Slice of History: Transition Pipe

By Julie Cooper

Each month in “Slice of History” we’ll be featuring a historical photo from the JPL Archives. See more historical photos and explore the JPL Archives at https://beacon.jpl.nasa.gov/.

Transition Pipe
Transition Pipe — Photograph Number 327-287A

This test setup was part of an investigation in 1954 of the stability of laminar pipe flow with respect to disturbances of different frequencies and amplitudes. A disturbance generator was developed using vibrating aluminum reeds and instruments measured how a small amplitude disturbance in the air flow changed as it propagated down the 115–foot length of a 2” aluminum pipe. It appears to be located in the concrete channel that was used in the 1940s as a hydrodynamic tank with a rocket-propelled towing car (the “Hydrobomb”). At the end of the room you can see metal rungs that were used to climb down into the channel when the water was drained.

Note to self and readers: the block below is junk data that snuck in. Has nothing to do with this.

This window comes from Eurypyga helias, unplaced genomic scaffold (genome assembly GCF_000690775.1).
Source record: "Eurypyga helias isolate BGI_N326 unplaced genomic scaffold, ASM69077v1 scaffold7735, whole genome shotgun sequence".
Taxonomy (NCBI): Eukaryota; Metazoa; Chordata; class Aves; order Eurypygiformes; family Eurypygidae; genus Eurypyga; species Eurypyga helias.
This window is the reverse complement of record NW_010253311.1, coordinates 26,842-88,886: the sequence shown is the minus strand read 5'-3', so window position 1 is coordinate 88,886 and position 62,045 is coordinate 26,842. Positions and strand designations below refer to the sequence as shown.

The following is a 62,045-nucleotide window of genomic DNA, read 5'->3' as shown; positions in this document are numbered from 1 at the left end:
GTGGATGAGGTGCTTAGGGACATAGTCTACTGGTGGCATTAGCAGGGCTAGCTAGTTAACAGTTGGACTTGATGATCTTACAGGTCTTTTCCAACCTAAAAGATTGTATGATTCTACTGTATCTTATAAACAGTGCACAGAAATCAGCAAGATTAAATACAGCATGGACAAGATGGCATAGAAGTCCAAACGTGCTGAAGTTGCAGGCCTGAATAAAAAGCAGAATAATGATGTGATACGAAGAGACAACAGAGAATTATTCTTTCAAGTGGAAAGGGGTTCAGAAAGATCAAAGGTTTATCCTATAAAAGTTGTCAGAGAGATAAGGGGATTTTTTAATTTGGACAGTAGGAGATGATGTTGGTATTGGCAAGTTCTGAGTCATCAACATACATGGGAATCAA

This post was written for “Historical Photo of the Month,” a blog by Julie Cooper of JPL’s Library and Archives Group.

Tags: , , , , , , , , , , , , ,

    One Response to “Slice of History: Transition Pipe”

  1. Slice of History: Transition Pipe | JPL Blog | Hometown Pasadena | Says:
    March 4th, 2011 at 4:45 pm

    [...] the Full Story at JPL [...]

Leave a Reply

Please keep comments on the topic of the post, and avoid using links to external sites. Selected comments will be chosen for posting.